Yesterday saw two rare victories for voting rights in states where conservative lawmakers and governors with presidential aspirations are catering to the fringe rightwing. The Supreme Court stopped officials in Wisconsin from requiring voters there to provide photo identification before casting their ballots in the coming election. While three justices dissented, voters were handed a 6-to-3 victory, not the 5-to-4 loss one might expect. Meanwhile in Texas, Judge Nelva Gonzalez Ramos concluded a two-week trial in Corpus Christi by finding the state’s voter ID law “creates an unconstitutional burden on the right to vote, has an impermissible discriminatory effect against Hispanics and African-Americans, and was imposed with an unconstitutional discriminatory purpose.”
In Wisconsin the voter ID law is one of the strictest in the nation and was clearly drafted and passed with the intention of making it more difficult for minority voters, particularly in the Democratic strongholds of Milwaukee and Madison, as well as elderly and younger voters to cast their ballots. As The New York Times reports, since it was passed in 2011 and signed into law by Governor Scott Walker, it has been mostly blocked by various. A federal trial judge had blocked it, saying it would “deter or prevent a substantial number of the 300,000-plus registered voters who lack ID from voting” and would disproportionately affect black and Hispanic voters.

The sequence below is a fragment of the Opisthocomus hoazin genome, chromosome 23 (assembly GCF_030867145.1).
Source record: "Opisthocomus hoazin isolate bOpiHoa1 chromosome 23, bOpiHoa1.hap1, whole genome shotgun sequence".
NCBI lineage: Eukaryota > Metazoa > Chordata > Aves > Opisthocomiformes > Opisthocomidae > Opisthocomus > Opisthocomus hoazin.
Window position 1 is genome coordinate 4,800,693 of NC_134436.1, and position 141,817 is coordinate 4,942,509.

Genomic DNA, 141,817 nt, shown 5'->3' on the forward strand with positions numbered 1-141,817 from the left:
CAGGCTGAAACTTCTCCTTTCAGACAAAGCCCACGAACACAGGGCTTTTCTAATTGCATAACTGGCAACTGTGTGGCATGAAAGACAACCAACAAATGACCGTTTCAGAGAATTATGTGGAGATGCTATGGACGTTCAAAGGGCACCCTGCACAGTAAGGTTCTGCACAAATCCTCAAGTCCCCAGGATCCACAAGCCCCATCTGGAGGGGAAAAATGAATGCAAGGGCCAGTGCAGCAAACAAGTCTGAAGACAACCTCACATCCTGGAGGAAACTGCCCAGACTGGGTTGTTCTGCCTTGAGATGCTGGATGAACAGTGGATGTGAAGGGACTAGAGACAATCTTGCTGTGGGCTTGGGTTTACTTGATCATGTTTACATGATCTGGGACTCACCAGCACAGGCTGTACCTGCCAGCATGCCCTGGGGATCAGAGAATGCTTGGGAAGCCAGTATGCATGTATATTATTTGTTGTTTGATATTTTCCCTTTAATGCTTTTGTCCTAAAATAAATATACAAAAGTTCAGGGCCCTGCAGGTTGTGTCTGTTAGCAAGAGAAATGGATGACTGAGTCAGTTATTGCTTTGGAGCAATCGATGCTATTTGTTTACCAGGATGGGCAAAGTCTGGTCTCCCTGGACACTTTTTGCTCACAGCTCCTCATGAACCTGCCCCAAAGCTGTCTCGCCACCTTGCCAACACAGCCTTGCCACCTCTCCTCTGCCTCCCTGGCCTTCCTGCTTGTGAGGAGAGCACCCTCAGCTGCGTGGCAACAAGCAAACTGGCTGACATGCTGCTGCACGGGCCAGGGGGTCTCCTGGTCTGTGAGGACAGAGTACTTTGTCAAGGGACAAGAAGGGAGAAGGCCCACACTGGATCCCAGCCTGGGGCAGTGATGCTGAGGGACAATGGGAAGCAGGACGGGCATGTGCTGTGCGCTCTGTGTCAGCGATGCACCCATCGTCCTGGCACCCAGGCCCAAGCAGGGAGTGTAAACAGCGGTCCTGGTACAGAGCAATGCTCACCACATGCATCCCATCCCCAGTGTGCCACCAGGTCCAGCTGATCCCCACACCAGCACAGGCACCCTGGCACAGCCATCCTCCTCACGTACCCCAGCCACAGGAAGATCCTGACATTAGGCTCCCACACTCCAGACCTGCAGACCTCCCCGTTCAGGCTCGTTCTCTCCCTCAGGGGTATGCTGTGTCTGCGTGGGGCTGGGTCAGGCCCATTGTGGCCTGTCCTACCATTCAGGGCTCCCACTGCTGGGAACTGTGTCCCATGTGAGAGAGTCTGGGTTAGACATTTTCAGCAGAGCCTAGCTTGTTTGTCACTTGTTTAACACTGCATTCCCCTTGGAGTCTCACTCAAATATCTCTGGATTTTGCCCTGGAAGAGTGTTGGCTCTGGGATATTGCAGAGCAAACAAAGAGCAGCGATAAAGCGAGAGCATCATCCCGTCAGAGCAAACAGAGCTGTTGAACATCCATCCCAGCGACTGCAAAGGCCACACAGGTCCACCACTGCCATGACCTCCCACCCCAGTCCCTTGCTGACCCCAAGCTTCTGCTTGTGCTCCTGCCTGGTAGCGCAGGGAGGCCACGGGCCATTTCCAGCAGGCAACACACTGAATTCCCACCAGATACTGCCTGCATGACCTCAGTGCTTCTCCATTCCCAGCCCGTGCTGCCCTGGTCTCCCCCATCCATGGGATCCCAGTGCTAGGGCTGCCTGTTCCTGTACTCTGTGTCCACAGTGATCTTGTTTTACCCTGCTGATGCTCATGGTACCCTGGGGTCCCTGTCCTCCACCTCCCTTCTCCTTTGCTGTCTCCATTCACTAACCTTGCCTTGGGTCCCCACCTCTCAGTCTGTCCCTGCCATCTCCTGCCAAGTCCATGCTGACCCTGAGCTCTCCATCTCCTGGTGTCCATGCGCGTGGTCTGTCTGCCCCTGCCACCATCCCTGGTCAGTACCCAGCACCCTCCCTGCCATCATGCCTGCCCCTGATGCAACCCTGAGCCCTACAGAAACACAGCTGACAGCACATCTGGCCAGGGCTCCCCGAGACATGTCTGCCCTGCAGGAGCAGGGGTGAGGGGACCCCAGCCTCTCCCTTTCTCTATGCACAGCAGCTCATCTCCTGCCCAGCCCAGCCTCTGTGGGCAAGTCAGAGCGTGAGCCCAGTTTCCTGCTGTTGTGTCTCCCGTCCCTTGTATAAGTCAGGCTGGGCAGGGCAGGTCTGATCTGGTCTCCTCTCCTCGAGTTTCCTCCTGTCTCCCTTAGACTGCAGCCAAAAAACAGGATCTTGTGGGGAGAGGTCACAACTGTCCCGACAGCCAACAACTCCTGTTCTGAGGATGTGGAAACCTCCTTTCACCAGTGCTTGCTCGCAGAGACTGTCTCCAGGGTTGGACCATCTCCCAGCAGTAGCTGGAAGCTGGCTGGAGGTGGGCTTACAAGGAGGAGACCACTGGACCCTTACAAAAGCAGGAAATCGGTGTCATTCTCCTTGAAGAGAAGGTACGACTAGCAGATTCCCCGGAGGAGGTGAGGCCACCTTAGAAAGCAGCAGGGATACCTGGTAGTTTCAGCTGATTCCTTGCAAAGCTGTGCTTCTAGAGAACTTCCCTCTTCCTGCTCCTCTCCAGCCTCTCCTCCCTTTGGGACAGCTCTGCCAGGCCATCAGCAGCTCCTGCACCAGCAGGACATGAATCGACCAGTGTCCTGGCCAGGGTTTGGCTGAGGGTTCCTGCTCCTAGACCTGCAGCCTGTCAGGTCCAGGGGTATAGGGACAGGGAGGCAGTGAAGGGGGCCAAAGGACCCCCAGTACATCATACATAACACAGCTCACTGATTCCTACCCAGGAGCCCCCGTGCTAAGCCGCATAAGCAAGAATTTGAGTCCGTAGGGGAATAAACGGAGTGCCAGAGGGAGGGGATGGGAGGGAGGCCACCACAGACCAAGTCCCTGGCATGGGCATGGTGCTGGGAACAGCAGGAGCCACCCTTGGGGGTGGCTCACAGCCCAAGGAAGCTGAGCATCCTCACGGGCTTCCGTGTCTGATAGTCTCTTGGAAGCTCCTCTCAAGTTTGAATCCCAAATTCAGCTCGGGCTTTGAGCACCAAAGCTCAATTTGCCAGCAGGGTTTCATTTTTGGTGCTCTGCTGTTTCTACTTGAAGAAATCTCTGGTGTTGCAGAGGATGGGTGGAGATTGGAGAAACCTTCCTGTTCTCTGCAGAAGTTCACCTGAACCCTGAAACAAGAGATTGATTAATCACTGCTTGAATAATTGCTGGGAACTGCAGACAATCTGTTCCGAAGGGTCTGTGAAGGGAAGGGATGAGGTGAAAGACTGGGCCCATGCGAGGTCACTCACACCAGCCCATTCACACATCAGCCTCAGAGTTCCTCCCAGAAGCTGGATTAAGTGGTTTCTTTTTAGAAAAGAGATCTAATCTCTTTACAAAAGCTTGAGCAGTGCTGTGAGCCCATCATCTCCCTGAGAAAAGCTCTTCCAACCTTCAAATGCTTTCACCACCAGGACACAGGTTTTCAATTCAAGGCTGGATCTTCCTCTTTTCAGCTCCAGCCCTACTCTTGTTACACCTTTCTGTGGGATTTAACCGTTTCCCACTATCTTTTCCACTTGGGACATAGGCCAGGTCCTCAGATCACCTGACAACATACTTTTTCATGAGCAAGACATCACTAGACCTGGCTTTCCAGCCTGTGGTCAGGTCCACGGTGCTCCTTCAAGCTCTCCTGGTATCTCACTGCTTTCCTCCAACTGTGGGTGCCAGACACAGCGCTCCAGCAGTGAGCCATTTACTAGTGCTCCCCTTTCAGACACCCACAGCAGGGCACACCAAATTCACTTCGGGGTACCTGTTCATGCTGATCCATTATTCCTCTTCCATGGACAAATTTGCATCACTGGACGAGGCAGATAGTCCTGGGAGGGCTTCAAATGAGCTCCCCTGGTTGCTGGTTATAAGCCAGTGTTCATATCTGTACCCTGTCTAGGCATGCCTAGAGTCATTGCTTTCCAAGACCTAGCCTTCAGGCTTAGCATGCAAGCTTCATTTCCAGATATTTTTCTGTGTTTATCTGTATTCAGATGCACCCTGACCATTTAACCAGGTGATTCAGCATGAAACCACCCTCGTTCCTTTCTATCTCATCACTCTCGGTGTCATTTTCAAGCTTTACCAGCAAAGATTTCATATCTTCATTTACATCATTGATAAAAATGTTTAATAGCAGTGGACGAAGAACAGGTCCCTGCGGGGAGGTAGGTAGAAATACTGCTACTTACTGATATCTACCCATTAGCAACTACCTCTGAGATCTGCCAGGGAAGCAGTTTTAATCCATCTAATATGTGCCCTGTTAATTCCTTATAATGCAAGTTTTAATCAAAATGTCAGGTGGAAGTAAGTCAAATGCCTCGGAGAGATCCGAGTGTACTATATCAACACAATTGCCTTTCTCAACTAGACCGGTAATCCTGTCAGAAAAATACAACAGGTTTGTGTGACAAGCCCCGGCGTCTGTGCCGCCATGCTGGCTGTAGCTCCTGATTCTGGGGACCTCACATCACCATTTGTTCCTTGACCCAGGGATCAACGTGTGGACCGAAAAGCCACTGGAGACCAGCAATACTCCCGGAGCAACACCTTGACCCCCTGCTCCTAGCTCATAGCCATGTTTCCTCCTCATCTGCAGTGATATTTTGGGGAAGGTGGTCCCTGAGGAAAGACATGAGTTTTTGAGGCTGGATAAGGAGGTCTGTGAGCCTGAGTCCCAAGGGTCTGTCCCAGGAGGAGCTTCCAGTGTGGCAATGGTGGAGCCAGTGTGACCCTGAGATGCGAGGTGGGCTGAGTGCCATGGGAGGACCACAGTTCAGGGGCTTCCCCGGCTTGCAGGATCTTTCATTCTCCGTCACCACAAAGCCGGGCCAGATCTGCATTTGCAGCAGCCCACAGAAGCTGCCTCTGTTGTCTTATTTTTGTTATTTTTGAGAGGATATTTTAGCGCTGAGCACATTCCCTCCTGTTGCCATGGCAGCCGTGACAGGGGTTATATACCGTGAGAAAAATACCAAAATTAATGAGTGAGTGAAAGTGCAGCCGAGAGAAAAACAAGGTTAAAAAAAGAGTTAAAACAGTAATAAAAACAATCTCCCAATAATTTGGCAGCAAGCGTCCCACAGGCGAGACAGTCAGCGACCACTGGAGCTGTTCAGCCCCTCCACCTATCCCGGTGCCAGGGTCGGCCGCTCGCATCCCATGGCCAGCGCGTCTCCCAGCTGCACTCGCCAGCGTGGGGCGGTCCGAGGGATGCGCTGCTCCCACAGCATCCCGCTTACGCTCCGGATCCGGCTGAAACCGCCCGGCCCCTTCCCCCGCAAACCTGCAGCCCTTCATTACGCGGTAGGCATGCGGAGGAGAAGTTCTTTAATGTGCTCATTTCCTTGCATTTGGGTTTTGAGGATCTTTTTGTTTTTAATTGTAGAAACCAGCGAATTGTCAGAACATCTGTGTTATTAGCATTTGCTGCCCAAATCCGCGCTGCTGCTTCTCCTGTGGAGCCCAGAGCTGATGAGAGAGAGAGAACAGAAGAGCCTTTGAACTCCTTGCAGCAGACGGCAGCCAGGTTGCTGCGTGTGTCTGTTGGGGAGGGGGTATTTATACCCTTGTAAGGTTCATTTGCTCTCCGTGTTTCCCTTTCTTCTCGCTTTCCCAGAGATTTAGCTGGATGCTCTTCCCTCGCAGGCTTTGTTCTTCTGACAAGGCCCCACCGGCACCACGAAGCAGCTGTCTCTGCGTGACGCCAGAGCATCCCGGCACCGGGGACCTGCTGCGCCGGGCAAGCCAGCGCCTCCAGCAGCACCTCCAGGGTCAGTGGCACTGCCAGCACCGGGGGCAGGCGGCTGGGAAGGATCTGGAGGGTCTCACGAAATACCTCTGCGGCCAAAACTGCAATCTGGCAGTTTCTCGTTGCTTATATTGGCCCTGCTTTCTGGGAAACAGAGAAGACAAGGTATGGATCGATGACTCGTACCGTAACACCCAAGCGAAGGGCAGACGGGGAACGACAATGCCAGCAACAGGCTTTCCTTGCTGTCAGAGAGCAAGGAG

The law was provisionally reinstated last month by a unanimous three-judge panel of the federal appeals court in Chicago. With the election looming, the law’s challengers quickly asked the Supreme Court to block it, knowing it would be nearly impossible to educate voters who lack a photo ID on the process to obtain an ID, and allow time for them to take time off work and wait in a long line at the DMV.